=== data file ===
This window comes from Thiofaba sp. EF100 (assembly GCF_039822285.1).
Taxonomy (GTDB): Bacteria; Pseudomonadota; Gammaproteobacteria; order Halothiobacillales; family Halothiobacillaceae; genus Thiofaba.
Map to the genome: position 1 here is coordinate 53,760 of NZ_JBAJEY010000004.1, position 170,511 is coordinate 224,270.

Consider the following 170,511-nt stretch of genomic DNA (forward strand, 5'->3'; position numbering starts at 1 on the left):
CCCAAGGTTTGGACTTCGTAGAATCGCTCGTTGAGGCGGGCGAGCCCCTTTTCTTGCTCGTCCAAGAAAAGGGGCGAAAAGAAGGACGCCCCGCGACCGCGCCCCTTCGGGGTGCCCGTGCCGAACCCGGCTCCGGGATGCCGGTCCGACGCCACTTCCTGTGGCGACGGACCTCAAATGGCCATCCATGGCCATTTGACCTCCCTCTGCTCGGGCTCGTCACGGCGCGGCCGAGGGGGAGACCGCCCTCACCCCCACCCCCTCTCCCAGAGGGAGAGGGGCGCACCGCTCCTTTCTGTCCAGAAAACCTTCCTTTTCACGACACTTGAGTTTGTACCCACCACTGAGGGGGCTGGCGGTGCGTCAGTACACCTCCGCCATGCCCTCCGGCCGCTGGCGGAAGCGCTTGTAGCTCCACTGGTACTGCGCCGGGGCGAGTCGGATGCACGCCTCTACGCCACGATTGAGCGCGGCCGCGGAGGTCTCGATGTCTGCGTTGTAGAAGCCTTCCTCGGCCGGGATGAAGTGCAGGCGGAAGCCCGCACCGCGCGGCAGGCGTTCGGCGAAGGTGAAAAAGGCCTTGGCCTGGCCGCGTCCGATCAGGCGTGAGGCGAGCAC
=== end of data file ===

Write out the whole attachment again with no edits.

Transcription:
This window comes from Thiofaba sp. EF100 (assembly GCF_039822285.1).
Taxonomy (GTDB): Bacteria; Pseudomonadota; Gammaproteobacteria; order Halothiobacillales; family Halothiobacillaceae; genus Thiofaba.
Map to the genome: position 1 here is coordinate 53,760 of NZ_JBAJEY010000004.1, position 170,511 is coordinate 224,270.

Consider the following 170,511-nt stretch of genomic DNA (forward strand, 5'->3'; position numbering starts at 1 on the left):
CCCAAGGTTTGGACTTCGTAGAATCGCTCGTTGAGGCGGGCGAGCCCCTTTTCTTGCTCGTCCAAGAAAAGGGGCGAAAAGAAGGACGCCCCGCGACCGCGCCCCTTCGGGGTGCCCGTGCCGAACCCGGCTCCGGGATGCCGGTCCGACGCCACTTCCTGTGGCGACGGACCTCAAATGGCCATCCATGGCCATTTGACCTCCCTCTGCTCGGGCTCGTCACGGCGCGGCCGAGGGGGAGACCGCCCTCACCCCCACCCCCTCTCCCAGAGGGAGAGGGGCGCACCGCTCCTTTCTGTCCAGAAAACCTTCCTTTTCACGACACTTGAGTTTGTACCCACCACTGAGGGGGCTGGCGGTGCGTCAGTACACCTCCGCCATGCCCTCCGGCCGCTGGCGGAAGCGCTTGTAGCTCCACTGGTACTGCGCCGGGGCGAGTCGGATGCACGCCTCTACGCCACGATTGAGCGCGGCCGCGGAGGTCTCGATGTCTGCGTTGTAGAAGCCTTCCTCGGCCGGGATGAAGTGCAGGCGGAAGCCCGCACCGCGCGGCAGGCGTTCGGCGAAGGTGAAAAAGGCCTTGGCCTGGCCGCGTCCGATCAGGCGTGAGGCGAGCAC